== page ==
Researchers at the Air Force Early Warning Academy in China have claimed to have developed artificial intelligence-based technology that can predict the course of hypersonic missiles even as they approach their target at five times the speed of sound, South China Morning Post (SCMP) reported.
Hypersonic missiles are the new frontier that countries aim to breach in warfare to have an edge over their adversaries. A hypersonic missile can travel at speeds far more excessive than the speed of sound and stay out of the vision of air defense systems for extended periods, springing a surprise.
Countries like Russia and North Korea have been testing variants of their hypersonic missiles, while the U.S. managed a successful test earlier this month on its third attempt. As more countries are expected to join this group that can fire hypersonic missiles, they need to develop countermeasures against them.
Can a hypersonic missile be shot down?
Last month, we reported that the Defense Advanced Research Projects Agency (DARPA) was working on a countermeasure for hypersonic missiles. The project entered its phase 2, where the hypersonic jet interactions would be studied in wind tunnels to inform an interceptor’s design and model development.
According to the claims made by the Chinese military researchers, their A.I-based system can determine the incoming missile’s potential kill trajectory and initiate a counter-response with a three-minute lead time. The researchers have also published a paper regarding this system in the Chinese journal Journal Of Astronautics, SCMP reported.
According to the researchers, an average hypersonic missile stays within a target zone of 5 miles (8 km), which is quite narrow for a weapon that can traverse distances very rapidly. In addition to this, the missile, however fast, still needs to follow the laws of physics, and every little move it makes to steer away from air defenses while in the air will give off signals about the design, capabilities, and mission.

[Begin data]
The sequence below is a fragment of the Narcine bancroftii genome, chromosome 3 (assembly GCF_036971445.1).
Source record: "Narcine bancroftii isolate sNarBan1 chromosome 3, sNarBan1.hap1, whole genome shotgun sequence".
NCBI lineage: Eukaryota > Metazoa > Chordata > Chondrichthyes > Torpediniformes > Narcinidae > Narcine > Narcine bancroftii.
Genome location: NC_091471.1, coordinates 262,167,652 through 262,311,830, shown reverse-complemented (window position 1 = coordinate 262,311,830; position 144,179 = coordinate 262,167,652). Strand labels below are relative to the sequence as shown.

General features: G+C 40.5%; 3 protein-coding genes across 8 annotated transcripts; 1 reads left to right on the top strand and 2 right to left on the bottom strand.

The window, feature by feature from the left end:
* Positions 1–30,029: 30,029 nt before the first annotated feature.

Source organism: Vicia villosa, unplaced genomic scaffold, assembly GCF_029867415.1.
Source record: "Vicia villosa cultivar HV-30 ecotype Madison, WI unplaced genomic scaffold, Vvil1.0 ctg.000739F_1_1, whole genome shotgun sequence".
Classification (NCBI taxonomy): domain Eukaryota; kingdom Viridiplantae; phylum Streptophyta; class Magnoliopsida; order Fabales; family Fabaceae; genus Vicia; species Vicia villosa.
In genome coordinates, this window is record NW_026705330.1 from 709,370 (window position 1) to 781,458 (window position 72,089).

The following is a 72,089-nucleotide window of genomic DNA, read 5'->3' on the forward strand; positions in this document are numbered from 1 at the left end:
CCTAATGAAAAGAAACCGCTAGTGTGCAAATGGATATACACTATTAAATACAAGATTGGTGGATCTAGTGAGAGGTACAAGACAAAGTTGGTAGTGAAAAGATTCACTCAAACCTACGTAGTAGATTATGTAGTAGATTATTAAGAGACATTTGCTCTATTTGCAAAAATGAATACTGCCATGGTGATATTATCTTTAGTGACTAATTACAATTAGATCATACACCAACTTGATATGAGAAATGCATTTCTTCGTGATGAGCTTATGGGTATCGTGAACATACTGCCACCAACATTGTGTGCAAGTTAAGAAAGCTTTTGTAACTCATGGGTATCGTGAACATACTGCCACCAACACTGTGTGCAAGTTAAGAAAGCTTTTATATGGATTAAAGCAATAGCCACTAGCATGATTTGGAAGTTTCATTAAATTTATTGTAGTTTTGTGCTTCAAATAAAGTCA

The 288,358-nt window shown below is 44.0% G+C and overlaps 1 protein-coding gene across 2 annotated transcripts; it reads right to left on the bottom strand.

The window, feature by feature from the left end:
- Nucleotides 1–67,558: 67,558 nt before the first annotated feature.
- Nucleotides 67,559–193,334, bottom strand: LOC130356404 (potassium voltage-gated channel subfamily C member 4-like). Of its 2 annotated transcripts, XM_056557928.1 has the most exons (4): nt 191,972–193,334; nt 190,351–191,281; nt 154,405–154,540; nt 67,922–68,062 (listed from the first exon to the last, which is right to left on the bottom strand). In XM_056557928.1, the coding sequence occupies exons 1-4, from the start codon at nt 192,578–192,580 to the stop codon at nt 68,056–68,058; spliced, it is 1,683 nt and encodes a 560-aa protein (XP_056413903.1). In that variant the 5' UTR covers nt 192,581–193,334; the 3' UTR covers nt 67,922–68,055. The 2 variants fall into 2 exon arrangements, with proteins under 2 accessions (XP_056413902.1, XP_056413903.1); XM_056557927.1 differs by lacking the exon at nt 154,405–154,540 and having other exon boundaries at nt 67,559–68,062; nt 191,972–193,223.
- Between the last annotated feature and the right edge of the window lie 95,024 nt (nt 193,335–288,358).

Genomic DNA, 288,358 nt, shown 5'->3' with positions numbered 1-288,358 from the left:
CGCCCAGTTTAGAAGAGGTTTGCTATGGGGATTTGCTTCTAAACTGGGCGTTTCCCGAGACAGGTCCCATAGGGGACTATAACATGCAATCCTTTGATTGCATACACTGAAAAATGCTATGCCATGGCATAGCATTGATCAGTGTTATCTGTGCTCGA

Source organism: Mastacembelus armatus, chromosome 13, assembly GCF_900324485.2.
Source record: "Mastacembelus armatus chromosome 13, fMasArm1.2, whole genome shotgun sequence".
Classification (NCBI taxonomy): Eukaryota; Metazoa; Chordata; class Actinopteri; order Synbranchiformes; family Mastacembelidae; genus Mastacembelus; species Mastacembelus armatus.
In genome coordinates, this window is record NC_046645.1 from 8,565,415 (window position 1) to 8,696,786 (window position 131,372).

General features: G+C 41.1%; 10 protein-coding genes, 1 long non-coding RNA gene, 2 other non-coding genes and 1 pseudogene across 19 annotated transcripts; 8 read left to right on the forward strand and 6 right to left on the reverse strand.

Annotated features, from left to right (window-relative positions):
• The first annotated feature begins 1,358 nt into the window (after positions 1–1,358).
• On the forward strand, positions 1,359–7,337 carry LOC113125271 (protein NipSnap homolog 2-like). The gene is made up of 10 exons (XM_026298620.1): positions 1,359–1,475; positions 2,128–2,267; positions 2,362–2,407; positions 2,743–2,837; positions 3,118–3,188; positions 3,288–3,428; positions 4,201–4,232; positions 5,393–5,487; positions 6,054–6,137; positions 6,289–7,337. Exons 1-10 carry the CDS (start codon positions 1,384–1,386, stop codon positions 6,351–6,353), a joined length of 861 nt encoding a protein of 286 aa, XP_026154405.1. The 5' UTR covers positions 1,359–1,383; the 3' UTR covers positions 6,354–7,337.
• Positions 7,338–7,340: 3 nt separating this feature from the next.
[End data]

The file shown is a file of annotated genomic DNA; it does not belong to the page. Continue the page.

How does China plan to do it?
The researchers plan to use a machine-learning algorithm to learn from the data captured from the early stages of hypersonic flight to determine its probable course in the final stages. While speaking to SCMP, one of the researchers admitted that the data from the early warning system contained a lot of noise, making it difficult for the AI to trace the incoming threat.
So, the team developed a unique deep learning algorithm that can remove noise from the signal and works like the human brain to focus on the latest, most important data. The result is a sophisticated A.I. program that can predict the trajectory of hypersonic missiles but needs only the computing power of a laptop to do its job. The results can be determined in as few as 15 seconds, the researchers claim.
SCMP also reported that a Chinese Navy claimed that a new cannon on its warship could fire 10,000 rounds a minute to defeat a hypersonic weapon.